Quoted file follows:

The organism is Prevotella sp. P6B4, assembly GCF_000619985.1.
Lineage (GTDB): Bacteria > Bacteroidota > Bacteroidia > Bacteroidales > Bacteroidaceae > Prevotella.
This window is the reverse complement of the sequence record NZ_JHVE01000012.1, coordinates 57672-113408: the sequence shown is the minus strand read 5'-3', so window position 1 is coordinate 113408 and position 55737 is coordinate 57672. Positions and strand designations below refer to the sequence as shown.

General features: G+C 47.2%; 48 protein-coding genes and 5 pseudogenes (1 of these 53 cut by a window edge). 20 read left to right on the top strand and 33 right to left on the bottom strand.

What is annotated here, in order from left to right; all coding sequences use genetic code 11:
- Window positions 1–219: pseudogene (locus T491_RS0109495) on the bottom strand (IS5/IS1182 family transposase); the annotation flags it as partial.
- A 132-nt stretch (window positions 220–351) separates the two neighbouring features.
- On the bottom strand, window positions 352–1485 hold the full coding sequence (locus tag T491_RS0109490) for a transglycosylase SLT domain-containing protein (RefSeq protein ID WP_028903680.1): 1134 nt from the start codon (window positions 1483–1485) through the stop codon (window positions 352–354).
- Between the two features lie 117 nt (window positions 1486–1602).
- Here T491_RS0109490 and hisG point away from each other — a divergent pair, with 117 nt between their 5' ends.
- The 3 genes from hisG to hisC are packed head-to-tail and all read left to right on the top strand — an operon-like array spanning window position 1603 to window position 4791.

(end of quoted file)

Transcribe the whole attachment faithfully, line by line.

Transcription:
The organism is Prevotella sp. P6B4, assembly GCF_000619985.1.
Lineage (GTDB): Bacteria > Bacteroidota > Bacteroidia > Bacteroidales > Bacteroidaceae > Prevotella.
This window is the reverse complement of the sequence record NZ_JHVE01000012.1, coordinates 57672-113408: the sequence shown is the minus strand read 5'-3', so window position 1 is coordinate 113408 and position 55737 is coordinate 57672. Positions and strand designations below refer to the sequence as shown.

General features: G+C 47.2%; 48 protein-coding genes and 5 pseudogenes (1 of these 53 cut by a window edge). 20 read left to right on the top strand and 33 right to left on the bottom strand.

What is annotated here, in order from left to right; all coding sequences use genetic code 11:
- Window positions 1–219: pseudogene (locus T491_RS0109495) on the bottom strand (IS5/IS1182 family transposase); the annotation flags it as partial.
- A 132-nt stretch (window positions 220–351) separates the two neighbouring features.
- On the bottom strand, window positions 352–1485 hold the full coding sequence (locus tag T491_RS0109490) for a transglycosylase SLT domain-containing protein (RefSeq protein ID WP_028903680.1): 1134 nt from the start codon (window positions 1483–1485) through the stop codon (window positions 352–354).
- Between the two features lie 117 nt (window positions 1486–1602).
- Here T491_RS0109490 and hisG point away from each other — a divergent pair, with 117 nt between their 5' ends.
- The 3 genes from hisG to hisC are packed head-to-tail and all read left to right on the top strand — an operon-like array spanning window position 1603 to window position 4791.